Tuesday, December 6, 2022
HomeOpinionTax rise will put £8 on a tank, Mr Hunt – why...

Tax rise will put £8 on a tank, Mr Hunt – why not show some cojones and stop it?

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ECONOMIC respect for our beleaguered Government has plummeted even further in the minds of the UK’s motorists, white van drivers and truckers.

And that’s putting it kindly.

UK's motorists anger, mixed with genuine astonishment is real and substantial

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UK’s motorists anger, mixed with genuine astonishment is real and substantialCredit: Shutterstock
Economic respect for our beleaguered Government has plummeted
Economic respect for our beleaguered Government has plummeted
Last week's Autumn Statement was the first Budget or Financial Statement in my 13 years campaigning that there was no mention of fuel duty
Last week’s Autumn Statement was the first Budget or Financial Statement in my 13 years campaigning that there was no mention of fuel duty

Their anger, mixed with genuine astonishment, following last week’s Autumn Statement, is real and substantial.

Prime Minister Rishi Sunak promised transparency and integrity from his allegedly prudent new administration under his leadership.

But by not mentioning a planned punitive tax change that was announced by the Treasury-funded Office of Budget Responsibility, Chancellor Jeremy Hunt has created uncertainty, causing huge discontent and humiliation among Tory backbenchers.

Their constituents are racing away from ever voting Conservative again.

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Jeremy Hunt announced freezes for income tax and inheritance tax thresholds, cuts in dividend allowances, capital gains levies plus the 45p threshold additional rate of tax to be cut from £150,000 to £125,140.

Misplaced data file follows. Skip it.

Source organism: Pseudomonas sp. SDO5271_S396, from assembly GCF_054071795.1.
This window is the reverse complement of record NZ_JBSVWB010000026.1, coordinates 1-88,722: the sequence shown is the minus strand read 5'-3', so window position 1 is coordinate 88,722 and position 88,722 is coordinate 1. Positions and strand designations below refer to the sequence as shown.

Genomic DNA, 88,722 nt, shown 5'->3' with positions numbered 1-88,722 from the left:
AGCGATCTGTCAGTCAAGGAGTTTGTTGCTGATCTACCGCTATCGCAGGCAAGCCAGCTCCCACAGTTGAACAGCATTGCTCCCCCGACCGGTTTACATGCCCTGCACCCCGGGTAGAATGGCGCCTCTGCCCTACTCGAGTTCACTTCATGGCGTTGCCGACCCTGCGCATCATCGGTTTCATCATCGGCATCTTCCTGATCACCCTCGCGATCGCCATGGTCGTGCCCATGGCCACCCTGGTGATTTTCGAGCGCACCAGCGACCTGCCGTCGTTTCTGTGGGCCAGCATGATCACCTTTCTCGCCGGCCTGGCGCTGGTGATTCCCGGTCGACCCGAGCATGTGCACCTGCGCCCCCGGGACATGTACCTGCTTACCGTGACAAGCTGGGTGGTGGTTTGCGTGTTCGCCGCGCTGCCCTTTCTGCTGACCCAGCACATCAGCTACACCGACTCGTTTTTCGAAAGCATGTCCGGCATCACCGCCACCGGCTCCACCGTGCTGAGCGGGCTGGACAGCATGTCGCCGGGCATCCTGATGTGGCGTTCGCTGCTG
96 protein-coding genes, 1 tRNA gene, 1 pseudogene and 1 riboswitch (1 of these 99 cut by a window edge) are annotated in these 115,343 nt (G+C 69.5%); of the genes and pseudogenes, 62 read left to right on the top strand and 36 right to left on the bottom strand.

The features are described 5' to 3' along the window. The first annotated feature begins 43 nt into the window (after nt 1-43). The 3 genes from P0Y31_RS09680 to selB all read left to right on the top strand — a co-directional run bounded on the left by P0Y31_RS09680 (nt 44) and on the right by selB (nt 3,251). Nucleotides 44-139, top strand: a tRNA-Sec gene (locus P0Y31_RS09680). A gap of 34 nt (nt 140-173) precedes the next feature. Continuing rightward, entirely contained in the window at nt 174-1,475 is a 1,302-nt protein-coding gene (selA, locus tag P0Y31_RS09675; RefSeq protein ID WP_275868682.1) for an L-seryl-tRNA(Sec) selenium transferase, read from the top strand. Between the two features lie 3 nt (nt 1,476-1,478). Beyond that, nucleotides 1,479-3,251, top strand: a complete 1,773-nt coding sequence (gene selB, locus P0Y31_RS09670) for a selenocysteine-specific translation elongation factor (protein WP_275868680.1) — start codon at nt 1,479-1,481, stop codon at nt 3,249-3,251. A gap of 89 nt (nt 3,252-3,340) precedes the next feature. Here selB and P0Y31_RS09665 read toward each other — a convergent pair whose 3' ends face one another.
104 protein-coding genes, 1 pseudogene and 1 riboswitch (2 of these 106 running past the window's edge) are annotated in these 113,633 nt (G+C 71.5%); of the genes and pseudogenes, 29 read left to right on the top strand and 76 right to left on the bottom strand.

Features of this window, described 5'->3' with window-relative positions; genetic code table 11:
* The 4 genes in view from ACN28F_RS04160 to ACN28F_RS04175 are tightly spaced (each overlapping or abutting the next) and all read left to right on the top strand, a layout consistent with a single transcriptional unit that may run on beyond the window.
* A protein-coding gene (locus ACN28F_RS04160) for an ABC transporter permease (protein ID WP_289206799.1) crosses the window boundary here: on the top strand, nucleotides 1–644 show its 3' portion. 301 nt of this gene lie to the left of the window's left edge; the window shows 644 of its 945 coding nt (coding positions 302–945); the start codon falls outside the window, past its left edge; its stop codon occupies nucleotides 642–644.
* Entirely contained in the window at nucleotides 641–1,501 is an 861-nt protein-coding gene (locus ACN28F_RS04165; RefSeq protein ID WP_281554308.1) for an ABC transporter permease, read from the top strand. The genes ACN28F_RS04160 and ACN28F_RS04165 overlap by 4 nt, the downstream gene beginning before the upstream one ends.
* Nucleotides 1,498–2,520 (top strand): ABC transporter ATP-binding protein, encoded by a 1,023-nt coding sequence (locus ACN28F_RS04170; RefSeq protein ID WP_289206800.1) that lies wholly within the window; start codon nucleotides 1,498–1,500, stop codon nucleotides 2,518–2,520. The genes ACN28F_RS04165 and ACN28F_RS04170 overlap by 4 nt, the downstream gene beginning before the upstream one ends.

He told the green benches of £14billion of new windfall taxes, a new temporary 45 per cent levy on electricity producers and that 700,000 businesses will benefit from £14billion tax cuts on their business rates.

He also stated that electric vehicle drivers will no longer be exempt from vehicle excise duty from 2025. But this was the first Budget or Financial Statement in my 13 years campaigning that there was no mention of fuel duty.

Yet just an hour later the OBR, at its press conference, announced: “The planned 23 per cent increase in the fuel duty rate in late-March 2023, which adds £5.7billon to receipts next year . . . is expected to raise the price of petrol and diesel by around 12 pence a litre.”

‘OBR is out of control’

With VAT, that will be nearer 15p per litre.

The impact of this inane plan on truckers and white van drivers will be catastrophic, forcing many to go to the wall.

But by not mentioning a planned punitive tax change, Chancellor Jeremy Hunt has created uncertainty

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But by not mentioning a planned punitive tax change, Chancellor Jeremy Hunt has created uncertaintyCredit: Getty
Rishi Sunak had promised transparency and integrity from his allegedly prudent new administration under his leadership

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Rishi Sunak had promised transparency and integrity from his allegedly prudent new administration under his leadershipCredit: Getty

And to make it worse, the Government has even increased the tax many pay for the “pleasure” of taking their company van home.
I believe pump prices are 20p too high, particularly for diesel.